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Engineers can help make sure buying home is a good investment

Buying a home is the biggest investment many people ever make. So spending a few hundred more in a home inspection by an engineer could be considered well worthwhile.

Consumers can hire home inspectors who aren’t licensed engineers. But engineers have a broader perspective, said David Church of Criterium-Church Engineers in Jackson.

“We can look at things such as the structure of the building, things home inspectors can’t legally comment on,” Church said. “Professional engineers, in most states, are the only inspectors who are legally qualified to evaluate and assess the structural integrity of a home.

“Certainly an engineering inspection is a good investment to make. It doesn’t cost very much in relation to the cost of the home. We look at commercial and industrial buildings of all kinds, as well as homes. So we have a broader perspective than home inspectors. Those are the primary advantages of using an engineer. And an engineer probably doesn’t charge much more than the average home inspector.”

In the South, in the Jackson area in particular, there is a potential for problems with expansive clays. A type of soil called Yazoo clay, which expands and contracts with moisture content, is a big issue in the Jackson area.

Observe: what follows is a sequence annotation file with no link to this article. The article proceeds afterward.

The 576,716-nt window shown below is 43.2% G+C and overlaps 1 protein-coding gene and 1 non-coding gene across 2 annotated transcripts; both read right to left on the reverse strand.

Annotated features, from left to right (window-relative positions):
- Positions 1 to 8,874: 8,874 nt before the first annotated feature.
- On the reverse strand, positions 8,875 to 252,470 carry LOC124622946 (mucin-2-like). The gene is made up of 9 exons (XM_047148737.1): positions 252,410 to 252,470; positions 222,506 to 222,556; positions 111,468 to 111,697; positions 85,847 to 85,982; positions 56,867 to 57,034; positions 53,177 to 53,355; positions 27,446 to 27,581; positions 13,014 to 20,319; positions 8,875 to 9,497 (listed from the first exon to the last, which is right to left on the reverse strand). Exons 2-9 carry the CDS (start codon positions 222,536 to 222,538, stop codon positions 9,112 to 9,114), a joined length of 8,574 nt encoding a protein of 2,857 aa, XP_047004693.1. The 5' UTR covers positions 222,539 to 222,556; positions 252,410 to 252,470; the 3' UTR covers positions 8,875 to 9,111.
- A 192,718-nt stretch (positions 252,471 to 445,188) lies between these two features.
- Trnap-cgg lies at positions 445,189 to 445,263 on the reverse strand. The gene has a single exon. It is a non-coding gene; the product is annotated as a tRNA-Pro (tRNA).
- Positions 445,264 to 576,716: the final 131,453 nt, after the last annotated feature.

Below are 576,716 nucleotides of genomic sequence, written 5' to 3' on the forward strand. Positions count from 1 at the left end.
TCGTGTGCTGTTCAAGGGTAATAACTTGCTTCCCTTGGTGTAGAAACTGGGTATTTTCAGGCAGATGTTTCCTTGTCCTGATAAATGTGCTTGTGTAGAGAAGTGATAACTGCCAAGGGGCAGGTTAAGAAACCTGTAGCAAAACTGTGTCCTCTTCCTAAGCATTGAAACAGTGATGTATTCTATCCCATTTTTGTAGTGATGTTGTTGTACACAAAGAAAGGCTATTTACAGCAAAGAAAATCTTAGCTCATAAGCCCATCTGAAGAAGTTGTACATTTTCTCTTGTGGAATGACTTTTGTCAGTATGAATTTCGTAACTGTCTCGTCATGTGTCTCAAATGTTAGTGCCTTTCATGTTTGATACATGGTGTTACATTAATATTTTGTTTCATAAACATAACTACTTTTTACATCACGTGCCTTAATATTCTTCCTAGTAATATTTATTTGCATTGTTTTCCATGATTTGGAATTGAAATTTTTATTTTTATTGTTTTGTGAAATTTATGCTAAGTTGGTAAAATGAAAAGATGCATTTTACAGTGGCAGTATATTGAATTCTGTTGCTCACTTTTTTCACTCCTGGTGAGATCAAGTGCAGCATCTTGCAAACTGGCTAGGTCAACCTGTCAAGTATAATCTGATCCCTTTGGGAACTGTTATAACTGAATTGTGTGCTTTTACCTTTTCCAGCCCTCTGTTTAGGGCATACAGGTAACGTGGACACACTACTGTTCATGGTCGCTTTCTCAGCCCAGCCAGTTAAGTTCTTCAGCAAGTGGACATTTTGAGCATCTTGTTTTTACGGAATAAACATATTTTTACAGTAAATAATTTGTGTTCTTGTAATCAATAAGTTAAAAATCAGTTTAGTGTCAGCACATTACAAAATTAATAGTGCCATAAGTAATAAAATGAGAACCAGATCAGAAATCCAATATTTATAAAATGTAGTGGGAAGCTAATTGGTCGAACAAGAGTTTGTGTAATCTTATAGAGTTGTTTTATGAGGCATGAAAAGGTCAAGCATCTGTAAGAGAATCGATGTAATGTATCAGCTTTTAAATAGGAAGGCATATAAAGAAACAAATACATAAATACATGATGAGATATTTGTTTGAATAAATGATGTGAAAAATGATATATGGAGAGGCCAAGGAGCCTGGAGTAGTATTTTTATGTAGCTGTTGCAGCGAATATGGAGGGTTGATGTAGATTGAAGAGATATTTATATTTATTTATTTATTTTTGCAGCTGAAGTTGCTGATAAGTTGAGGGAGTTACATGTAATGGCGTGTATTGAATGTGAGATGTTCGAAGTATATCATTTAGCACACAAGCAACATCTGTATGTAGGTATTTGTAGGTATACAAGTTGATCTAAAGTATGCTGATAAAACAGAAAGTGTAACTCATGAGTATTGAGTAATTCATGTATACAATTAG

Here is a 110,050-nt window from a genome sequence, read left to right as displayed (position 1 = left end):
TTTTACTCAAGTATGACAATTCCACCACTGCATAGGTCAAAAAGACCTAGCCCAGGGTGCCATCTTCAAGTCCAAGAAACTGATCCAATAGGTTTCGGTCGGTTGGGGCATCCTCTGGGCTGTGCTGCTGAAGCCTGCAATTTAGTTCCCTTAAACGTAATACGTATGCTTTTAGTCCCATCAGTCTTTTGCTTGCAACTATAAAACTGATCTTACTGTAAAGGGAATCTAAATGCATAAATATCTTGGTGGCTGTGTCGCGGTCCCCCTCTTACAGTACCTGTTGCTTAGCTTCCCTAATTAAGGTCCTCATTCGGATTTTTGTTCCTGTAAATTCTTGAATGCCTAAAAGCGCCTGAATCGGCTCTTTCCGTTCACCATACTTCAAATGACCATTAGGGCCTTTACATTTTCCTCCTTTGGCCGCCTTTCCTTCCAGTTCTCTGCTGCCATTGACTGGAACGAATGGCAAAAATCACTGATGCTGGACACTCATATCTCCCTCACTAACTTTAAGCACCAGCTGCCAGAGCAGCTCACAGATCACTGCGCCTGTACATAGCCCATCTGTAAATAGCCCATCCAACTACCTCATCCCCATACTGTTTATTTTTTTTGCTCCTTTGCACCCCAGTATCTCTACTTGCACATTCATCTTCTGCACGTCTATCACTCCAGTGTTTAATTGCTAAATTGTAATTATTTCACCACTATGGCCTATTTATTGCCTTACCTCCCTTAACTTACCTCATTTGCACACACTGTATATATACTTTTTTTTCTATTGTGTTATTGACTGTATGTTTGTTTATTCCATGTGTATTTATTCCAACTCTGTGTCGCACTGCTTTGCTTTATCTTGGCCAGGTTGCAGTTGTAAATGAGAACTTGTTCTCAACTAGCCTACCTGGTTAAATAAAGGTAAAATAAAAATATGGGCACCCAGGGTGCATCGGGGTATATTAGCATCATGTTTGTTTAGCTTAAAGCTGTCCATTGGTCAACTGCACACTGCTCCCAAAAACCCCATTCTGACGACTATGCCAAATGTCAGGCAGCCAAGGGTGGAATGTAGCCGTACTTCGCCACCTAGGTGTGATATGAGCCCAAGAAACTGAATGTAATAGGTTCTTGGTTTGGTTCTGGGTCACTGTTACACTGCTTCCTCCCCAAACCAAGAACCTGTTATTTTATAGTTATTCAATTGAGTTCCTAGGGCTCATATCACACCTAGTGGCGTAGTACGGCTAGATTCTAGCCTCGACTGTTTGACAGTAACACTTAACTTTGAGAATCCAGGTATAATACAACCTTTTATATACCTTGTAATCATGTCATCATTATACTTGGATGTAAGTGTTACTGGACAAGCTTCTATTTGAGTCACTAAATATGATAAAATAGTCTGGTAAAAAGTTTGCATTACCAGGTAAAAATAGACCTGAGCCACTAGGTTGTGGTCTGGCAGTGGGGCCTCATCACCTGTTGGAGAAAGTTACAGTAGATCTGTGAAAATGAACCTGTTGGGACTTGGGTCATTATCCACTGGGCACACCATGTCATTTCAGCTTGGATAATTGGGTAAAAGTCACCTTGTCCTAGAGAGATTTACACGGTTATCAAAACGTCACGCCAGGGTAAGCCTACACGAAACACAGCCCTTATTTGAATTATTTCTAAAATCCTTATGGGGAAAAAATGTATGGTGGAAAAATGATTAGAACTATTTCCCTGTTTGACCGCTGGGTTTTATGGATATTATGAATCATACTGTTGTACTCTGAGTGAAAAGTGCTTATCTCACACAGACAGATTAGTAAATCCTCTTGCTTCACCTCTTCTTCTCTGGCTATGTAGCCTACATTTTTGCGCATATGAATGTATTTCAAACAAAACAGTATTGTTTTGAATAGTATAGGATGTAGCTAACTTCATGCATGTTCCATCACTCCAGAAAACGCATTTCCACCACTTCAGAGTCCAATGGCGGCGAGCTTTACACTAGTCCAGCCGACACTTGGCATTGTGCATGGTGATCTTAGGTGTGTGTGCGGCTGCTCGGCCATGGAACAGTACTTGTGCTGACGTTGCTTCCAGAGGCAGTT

In addition to problems with the soil, there can also be hidden damage from termites, or moisture and mold issues.

“At times, I have had to tell people a home wasn’t a good investment,” Church said.

Making the investment

More people may be in the need of honest evaluations of the integrity of a home because of the increasing popularity of homes as an investment. Low interest rates have spurred home buying in a couple of ways. One, financing is cheap. Two, interest rates on savings are so low that real estate can seem an attractive alternative.

“Americans are buying homes in record rates, and this boom in the housing market has led more people to purchase houses on impulse, without the benefit of several walk-throughs or an inspection by a professional engineer,” Church said. “Engineers offer homebuyers tips for maximizing their investment. It’s expected that all homes, both new and existing, will require some kind of improvement or repair. But it’s important to know how to distinguish between normal wear and expensive defects. We see structural problems in 15% of the homes we look at.”

That 15% is close to the national average. But the incidence of structural problems might be even higher in areas with a lot of older homes.

Finding problems doesn’t always kill the sale. It could be a bargaining chip for the buyer. In those cases, it is a good to get an educated guess from an engineer of how much it would cost to repair. Engineering companies can also do repair design, which is beyond the cost of the inspection.

Church recommends ensuring your home purchase is a wise investment by examining the following.